Hacking the SqlAlchemy Base class

I'm not a month into my new job. I've started working for a market research company here locally. Definitely new since I don't know I've ever found myself really reading or talking about 'market research' before. In a way it's a lot like my last job in advertising. You get in and there's a whole world of new terms, processes, etc you need to get your head around. The great thing about my new position is that it's a Python web development gig. I'm finally able to concentrate on learning the ins and outs of the things I've been trying to learn and gain experience with in my spare time.

So hopefully as I figure things out I'll be posting updates to put it down to 'paper' so I can think it through one last time.

So started with some more SqlAlchemy hacking. At my new place we use Pylons, SqlAlchemy (SA), and Mako as the standard web stack. I've started working on my own first 'ground up' project and I've been trying to make SqlAlchemy work and get into the way I like doing things.

So first up, I like the instances of my models to be serializable. I like to have json output available for most of my controllers. We all want pretty ajax functionality right? But the json library can't serialize and SqlAlchemy model by default. And if you just try to iterate over sa_obj.__dict__ it won't work since you've got all kinds of SA specific fields and related objects in there.

So what's a guy to do? Run to the mapper. I've not spent my time I pouring over the details of SA parts and the mapper is something I need to read up on more.

Side Notes: all these examples are from code using declarative base style SA definitions.

The mapper does this great magic of tying a Python object and a SA table definition. So in the end you get a nice combo you do all your work with. In the declarative syntax case you normally have all your models extend the declarative base. So the trick is to add a method of serializing SA objects to the declarative base and boom, magic happens.

The model has a __table__ instance in it that contains the list of columns. Those are the hard columns of data in my table. These are the things I want to pull out into a serialized version of my object.

My first try at this looked something like

[sourcecode lang="python"] def todict(self): d = {} for c in self.__table__.columns: value = getattr(self, c.name) d[c.name] = value

return d [/sourcecode]

This is great and all but I ran into a problem. The first object I ran into had a DateTime column in it that choked since the json library was trying to serialize a DateTime instance. So a quick hack to check if the column was DateTime and if so put it to string got me up and running again.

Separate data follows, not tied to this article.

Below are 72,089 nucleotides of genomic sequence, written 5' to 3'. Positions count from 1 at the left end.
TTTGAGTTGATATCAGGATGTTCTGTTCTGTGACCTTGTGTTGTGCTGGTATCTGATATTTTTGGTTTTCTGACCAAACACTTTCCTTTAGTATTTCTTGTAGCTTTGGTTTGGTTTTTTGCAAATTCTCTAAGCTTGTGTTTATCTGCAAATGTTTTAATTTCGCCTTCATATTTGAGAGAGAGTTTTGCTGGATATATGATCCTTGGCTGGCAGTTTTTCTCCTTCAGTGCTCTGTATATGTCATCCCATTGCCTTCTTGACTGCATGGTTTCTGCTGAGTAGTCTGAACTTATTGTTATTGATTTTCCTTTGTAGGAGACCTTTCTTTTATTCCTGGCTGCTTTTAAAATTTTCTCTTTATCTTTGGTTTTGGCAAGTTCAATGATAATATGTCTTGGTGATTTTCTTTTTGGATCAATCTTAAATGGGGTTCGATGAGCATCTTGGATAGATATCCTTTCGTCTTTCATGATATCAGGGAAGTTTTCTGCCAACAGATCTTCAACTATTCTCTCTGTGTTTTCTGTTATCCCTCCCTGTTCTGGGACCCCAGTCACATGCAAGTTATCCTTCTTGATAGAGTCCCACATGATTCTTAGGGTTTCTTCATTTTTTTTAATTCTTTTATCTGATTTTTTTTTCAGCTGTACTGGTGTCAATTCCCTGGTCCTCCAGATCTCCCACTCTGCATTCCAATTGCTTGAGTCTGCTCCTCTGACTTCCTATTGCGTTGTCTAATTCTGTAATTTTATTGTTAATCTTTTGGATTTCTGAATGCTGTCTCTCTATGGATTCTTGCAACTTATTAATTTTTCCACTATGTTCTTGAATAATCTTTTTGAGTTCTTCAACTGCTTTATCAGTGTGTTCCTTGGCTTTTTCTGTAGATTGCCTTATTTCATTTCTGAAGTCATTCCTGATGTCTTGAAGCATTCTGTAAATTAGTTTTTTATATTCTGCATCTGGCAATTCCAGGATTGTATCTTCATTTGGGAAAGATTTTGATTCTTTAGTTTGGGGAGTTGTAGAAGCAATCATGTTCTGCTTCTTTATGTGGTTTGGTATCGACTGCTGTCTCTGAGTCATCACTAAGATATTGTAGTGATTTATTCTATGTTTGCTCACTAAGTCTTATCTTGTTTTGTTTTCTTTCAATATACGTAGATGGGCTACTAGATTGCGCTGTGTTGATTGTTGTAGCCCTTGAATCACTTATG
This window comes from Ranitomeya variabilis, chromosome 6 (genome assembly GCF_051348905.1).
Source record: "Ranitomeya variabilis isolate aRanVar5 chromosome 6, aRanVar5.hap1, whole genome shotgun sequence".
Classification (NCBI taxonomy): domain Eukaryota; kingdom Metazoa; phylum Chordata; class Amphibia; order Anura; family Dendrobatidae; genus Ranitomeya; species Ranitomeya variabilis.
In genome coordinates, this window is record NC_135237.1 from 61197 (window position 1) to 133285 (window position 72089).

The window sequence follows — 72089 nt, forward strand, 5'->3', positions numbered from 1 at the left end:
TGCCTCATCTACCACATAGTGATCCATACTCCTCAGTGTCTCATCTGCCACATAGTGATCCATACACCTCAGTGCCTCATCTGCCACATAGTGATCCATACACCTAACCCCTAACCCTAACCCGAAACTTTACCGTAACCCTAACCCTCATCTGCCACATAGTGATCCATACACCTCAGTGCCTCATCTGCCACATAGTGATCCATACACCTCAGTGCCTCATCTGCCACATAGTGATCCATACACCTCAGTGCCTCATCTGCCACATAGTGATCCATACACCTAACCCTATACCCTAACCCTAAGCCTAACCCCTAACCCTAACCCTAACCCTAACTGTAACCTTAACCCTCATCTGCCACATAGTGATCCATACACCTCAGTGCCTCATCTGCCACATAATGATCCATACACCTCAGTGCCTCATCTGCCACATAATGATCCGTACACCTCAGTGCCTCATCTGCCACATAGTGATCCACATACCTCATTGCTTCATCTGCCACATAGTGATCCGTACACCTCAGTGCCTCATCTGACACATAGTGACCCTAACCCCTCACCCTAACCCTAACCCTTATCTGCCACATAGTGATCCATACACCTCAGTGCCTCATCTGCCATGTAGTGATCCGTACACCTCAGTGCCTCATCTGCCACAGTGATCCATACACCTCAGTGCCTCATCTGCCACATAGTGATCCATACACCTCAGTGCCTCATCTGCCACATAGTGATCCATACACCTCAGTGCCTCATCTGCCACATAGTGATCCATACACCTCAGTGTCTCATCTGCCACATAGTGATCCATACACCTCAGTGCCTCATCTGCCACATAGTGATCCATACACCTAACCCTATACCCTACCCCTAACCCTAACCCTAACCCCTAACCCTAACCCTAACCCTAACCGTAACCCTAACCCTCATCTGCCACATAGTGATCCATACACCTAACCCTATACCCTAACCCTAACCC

[sourcecode lang="python"] if isinstance(c.type, sqlalchemy.DateTime): value = getattr(self, c.name).strftime("%Y-%m-%d %H:%M:%S") [/sourcecode]

This was great and all. I attached this to the SA Base class and I was in business. Any model now had a todict() function I could call.

[sourcecode lang="python"] Base = declarative_base(bind=engine) metadata = Base.metadata Base.todict = todict [/sourcecode]

This is great for my needs, but it does miss a few things. This just skips over any relations that are tied to this instance. It's pretty basic. I'll also run into more fields that need to be converted. I figure that whole part will need a refactor in the future.

Finally I got thinking, "You know, I can often do a log.debug(dict(some_obj)) and get a nice output of that object and its properties." I wanted that as well. It seems more pythonic to do

[sourcecode lang="python"] dict(sa_instance_obj) # vs sa_instance_obj.todict() [/sourcecode]

After hitting up my Python reference book I found that the key to being able to cast something to a dict is to have it implement the iterable protocol. To do this you need to implement a __iter__ method that returns something that implements a next() method.

What does this mean? It means my todict() method needs to return something I can iterate over. Then I can just return it from my object. So I turned todict into a generator that returns the list of columns, values needed to iterate through.

[sourcecode lang="python"] def todict(self): def convert_datetime(value): return value.strftime("%Y-%m-%d %H:%M:%S")

d = {} for c in self.__table__.columns: if isinstance(c.type, sa.DateTime): value = convert_datetime(getattr(self, c.name)) else: value = getattr(self, c.name)

yield(c.name, value)

def iterfunc(self): """Returns an iterable that supports .next() so we can do dict(sa_instance)

""" return self.todict()

Base = declarative_base(bind=engine) metadata = Base.metadata Base.todict = todict Base.__iter__ = iterfunc [/sourcecode]

Now in my controllers I can do cool stuff like

[sourcecode lang="python"] @jsonify def controller(self, id): obj = Session.query(something).first()

return dict(obj) [/sourcecode]